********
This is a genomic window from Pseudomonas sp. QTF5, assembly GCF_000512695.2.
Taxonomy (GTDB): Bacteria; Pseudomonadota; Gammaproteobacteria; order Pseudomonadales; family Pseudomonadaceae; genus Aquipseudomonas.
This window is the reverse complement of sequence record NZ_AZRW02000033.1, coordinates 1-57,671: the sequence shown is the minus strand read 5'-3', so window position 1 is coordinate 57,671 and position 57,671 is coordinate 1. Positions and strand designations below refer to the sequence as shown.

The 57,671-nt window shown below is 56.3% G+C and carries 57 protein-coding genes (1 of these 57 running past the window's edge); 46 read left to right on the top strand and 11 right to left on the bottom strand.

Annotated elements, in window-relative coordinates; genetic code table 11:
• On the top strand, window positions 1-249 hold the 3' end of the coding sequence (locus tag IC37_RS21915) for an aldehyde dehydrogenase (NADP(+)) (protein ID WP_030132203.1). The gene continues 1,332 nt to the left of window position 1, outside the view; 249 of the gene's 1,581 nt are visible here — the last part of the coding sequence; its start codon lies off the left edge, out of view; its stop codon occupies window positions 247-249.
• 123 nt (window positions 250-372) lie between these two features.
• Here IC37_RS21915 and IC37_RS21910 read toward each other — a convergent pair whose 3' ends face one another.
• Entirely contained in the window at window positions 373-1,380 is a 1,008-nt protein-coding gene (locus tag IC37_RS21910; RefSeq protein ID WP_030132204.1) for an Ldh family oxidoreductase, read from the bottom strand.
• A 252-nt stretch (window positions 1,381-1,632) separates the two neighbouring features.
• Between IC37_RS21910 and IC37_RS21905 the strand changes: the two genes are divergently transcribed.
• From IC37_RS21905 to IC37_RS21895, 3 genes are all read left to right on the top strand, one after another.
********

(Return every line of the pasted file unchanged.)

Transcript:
This is a genomic window from Pseudomonas sp. QTF5, assembly GCF_000512695.2.
Taxonomy (GTDB): Bacteria; Pseudomonadota; Gammaproteobacteria; order Pseudomonadales; family Pseudomonadaceae; genus Aquipseudomonas.
This window is the reverse complement of sequence record NZ_AZRW02000033.1, coordinates 1-57,671: the sequence shown is the minus strand read 5'-3', so window position 1 is coordinate 57,671 and position 57,671 is coordinate 1. Positions and strand designations below refer to the sequence as shown.

The 57,671-nt window shown below is 56.3% G+C and carries 57 protein-coding genes (1 of these 57 running past the window's edge); 46 read left to right on the top strand and 11 right to left on the bottom strand.

Annotated elements, in window-relative coordinates; genetic code table 11:
• On the top strand, window positions 1-249 hold the 3' end of the coding sequence (locus tag IC37_RS21915) for an aldehyde dehydrogenase (NADP(+)) (protein ID WP_030132203.1). The gene continues 1,332 nt to the left of window position 1, outside the view; 249 of the gene's 1,581 nt are visible here — the last part of the coding sequence; its start codon lies off the left edge, out of view; its stop codon occupies window positions 247-249.
• 123 nt (window positions 250-372) lie between these two features.
• Here IC37_RS21915 and IC37_RS21910 read toward each other — a convergent pair whose 3' ends face one another.
• Entirely contained in the window at window positions 373-1,380 is a 1,008-nt protein-coding gene (locus tag IC37_RS21910; RefSeq protein ID WP_030132204.1) for an Ldh family oxidoreductase, read from the bottom strand.
• A 252-nt stretch (window positions 1,381-1,632) separates the two neighbouring features.
• Between IC37_RS21910 and IC37_RS21905 the strand changes: the two genes are divergently transcribed.
• From IC37_RS21905 to IC37_RS21895, 3 genes are all read left to right on the top strand, one after another.